It took us so long to publish our work, because none of the many physicists we approached believed our very strange results. My painful history of errors combined with the fact that we ended up with the exact opposite result to that which I had originally expected, was adequate justification for caution. Indeed, even after publication, Heisenberg made it clear to me at his conference at Feldafing (1965) that he thought our work was wrong. The many seminars I gave on our ideas were generally met with (mostly polite) skepticism.
Just as our paper was about to be put into the mail, we were surprised by the arrival of two preprints containing related work by Englert and Brout (EB) and also Higgs (H). While these addressed the same problem, we felt that they missed many crucial points. Neither paper raised the fundamental point of the relevance of the Nambu-Goldstone theorem to only gauge modes, and certainly not to approximation-independent results. Both the EB and H papers examine leading-order broken scalar electrodynamics in manifestly covariant form. Such solutions must have massless Nambu-Goldstone particles, despite that our work showed that these cannot correspond to physical solutions. EB did not do a complete study, and entirely missed the "Higgs Boson", and made only a weak remark about the Nambu-Goldstone massless particle. Higgs only considered a classical solution, and ignored the massless Nambu-Goldstone boson contained in his equations. This massless boson is absolutely required by quantum mechanics, and by overlooking this Higgs neglected to address the formidable problem presented by the Nambu-Goldstone theorem.
Stimulated by the recent experimental developments, discussions about these old papers have resumed. It has been observed that, in the GHK paper, the mass of the "Higgs" boson is zero, while it is not zero in Higgs’ paper. In fact, the mass given in the H paper can take on any value (including zero), as it depends on undetermined parameters. Moreover, the mass in the H and GHK papers has nothing to do with the physical mass of the "Higgs" boson. This is because only the leading-order approximation is considered, and higher-order iterations produce divergences which, even after renormalization, leave the physical mass an undetermined parameter that can only be set by experiment. The theory puts absolutely no constraint on this mass! This is why there was no direct guidance of where experimenters should look for the particle. The GHK and the H papers give different leading-order masses because the first-order approximations are different due to the implementation of different - but equivalent - renormalization philosophies. As the order of iteration increases, the renormalized Greens functions of the two different approaches converge.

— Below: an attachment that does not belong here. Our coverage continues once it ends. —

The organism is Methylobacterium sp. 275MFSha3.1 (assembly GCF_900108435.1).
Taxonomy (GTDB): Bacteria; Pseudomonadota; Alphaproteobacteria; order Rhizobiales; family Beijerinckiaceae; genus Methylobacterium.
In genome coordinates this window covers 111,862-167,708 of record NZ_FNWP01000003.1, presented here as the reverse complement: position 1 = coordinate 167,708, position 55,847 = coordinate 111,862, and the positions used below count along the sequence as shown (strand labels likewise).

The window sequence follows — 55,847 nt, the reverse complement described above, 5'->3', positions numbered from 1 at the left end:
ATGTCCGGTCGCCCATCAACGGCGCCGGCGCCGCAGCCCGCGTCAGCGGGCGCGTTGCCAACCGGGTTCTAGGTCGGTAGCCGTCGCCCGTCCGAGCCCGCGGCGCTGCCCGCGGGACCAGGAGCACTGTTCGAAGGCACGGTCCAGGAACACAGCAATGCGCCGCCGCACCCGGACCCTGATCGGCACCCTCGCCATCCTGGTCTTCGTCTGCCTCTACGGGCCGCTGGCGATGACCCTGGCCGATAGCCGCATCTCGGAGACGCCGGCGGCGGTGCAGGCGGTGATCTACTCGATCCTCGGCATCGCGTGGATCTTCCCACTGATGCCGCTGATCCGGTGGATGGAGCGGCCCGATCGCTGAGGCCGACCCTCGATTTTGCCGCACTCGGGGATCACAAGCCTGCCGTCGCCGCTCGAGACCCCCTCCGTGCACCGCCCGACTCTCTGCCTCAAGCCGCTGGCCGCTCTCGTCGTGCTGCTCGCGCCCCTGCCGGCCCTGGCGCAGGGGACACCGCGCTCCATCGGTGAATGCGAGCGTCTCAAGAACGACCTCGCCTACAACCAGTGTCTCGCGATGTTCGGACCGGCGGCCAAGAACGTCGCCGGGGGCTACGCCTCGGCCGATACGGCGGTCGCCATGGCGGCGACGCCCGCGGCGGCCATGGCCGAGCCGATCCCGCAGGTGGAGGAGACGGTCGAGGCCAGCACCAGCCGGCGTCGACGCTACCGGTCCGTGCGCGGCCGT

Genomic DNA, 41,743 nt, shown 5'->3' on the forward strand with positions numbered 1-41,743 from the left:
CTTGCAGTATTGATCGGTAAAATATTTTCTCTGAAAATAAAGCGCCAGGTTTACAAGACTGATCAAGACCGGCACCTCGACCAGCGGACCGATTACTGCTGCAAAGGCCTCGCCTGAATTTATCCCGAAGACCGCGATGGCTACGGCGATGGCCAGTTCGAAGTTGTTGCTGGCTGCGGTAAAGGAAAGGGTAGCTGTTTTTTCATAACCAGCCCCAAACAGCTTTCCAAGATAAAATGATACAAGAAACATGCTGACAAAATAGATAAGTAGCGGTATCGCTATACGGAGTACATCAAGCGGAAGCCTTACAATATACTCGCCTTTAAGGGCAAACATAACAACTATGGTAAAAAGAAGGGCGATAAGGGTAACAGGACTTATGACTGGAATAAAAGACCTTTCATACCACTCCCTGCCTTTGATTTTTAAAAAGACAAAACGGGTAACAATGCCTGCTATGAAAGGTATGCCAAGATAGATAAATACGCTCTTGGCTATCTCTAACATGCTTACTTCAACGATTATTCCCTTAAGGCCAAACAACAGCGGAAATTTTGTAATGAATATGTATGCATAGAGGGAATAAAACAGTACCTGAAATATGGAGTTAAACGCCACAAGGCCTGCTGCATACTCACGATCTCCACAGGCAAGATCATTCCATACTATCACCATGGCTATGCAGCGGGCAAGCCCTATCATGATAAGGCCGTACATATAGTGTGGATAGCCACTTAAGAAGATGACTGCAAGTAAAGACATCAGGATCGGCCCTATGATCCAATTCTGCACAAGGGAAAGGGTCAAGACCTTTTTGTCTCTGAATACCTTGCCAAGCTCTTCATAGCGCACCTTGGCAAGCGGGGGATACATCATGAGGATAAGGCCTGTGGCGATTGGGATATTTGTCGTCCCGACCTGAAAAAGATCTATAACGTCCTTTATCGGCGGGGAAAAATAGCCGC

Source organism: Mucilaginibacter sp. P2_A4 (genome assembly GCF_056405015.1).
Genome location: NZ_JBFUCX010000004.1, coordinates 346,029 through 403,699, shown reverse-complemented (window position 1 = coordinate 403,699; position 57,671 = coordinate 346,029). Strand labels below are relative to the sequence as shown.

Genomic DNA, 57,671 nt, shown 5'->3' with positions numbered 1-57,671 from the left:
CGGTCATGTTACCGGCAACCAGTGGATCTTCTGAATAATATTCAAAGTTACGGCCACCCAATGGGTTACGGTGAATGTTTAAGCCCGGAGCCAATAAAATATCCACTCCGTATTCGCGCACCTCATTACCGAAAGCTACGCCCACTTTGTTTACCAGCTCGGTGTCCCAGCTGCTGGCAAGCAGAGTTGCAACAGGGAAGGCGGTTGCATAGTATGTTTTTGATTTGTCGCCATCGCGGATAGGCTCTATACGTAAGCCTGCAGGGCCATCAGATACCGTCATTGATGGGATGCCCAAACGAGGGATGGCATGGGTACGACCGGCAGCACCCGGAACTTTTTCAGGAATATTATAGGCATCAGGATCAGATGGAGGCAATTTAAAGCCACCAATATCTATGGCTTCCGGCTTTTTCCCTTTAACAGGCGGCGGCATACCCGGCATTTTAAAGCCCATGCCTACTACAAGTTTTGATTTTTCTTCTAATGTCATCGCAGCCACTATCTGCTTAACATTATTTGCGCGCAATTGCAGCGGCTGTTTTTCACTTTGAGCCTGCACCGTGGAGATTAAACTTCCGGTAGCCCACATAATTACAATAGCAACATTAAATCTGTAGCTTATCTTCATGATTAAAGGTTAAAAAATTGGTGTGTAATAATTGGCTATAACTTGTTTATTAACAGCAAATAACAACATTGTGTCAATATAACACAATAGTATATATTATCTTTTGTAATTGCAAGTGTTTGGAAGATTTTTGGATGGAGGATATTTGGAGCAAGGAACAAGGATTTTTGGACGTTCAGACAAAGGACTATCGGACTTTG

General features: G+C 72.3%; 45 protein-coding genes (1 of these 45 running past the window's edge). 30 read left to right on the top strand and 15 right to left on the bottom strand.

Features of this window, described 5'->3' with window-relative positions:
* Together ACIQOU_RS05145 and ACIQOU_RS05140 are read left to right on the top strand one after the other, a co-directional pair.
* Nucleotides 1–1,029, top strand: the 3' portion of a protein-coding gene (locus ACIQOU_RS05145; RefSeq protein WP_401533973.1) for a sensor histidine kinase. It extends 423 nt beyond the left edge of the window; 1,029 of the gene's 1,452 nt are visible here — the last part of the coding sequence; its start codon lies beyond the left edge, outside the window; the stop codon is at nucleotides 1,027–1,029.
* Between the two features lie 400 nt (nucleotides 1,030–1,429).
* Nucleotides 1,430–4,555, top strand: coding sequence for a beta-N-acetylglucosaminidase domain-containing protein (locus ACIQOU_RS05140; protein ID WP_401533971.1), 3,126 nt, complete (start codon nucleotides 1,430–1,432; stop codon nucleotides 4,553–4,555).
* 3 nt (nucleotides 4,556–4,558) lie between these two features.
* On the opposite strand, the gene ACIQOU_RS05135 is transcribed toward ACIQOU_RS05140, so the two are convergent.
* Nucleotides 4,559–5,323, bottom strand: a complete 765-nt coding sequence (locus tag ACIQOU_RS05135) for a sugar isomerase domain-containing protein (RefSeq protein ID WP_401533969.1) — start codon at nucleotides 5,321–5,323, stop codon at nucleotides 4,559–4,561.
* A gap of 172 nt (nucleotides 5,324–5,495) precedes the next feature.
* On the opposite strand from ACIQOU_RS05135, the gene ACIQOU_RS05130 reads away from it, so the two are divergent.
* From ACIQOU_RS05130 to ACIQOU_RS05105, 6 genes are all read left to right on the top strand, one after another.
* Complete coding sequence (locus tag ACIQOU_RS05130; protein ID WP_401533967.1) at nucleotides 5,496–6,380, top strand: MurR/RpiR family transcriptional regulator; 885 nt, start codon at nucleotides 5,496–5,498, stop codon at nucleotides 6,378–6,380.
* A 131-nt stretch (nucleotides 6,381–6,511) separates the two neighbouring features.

There are two additional papers that complete the five 1964 series of papers discussed above. The paper that I gave at the conference where I had the discussion with Heisenberg mentioned above was published in the Proceedings of seminar of unified theories of elementary particles, July 1965. This paper contains a significant extension in detail of the GHK paper. It has recently been republished in Mod. Phys. Lett. A26 (2011) 1381-1392 and posted as an eprint in arXiv:1107.4592. Peter Higgs in 1965 submitted a paper to Physical Review that has much in common with my paper mentioned above and indeed, he thanks me for conversations. He adds one element by displaying calculations of tree graphs which contribute to the next order of correction to the 1964 PRL model.
It is worth noting that the discussion of the above mechanisms can be generalized to the full standard model, since the non-abelian analysis is not different in any fundamental way from the abelian case. Along this line another relevant paper by Tom Kibble was published in 1967 in Physical Review specifically applying the arguments of the 1964 GHK paper to non-abelian gauge theories.
Only after the work by Weinberg and Salam proposed a unified electroweak theory, did any of these papers receive serious attention. If the particle described on July 4th turns out to be the "Higgs Boson", as seems very likely, the major missing part of the standard model will be in place, and our work will be verified to be far more than the questionable mathematical exercise that it was initially thought to be.
For readers interested in more of the sociology behind this work as well as the detailed mathematics and extensive explicit referencing, I suggest reading my historical review:
"The History of the Guralnik, Hagen and Kibble development of the Theory of Spontaneous Symmetry Breaking and Gauge Particles." e-Print: arXiv:0907.3466 [physics.hist-ph], Int.J.Mod.Phys. 24:2601-2627, 2009.
[Released: March 2013]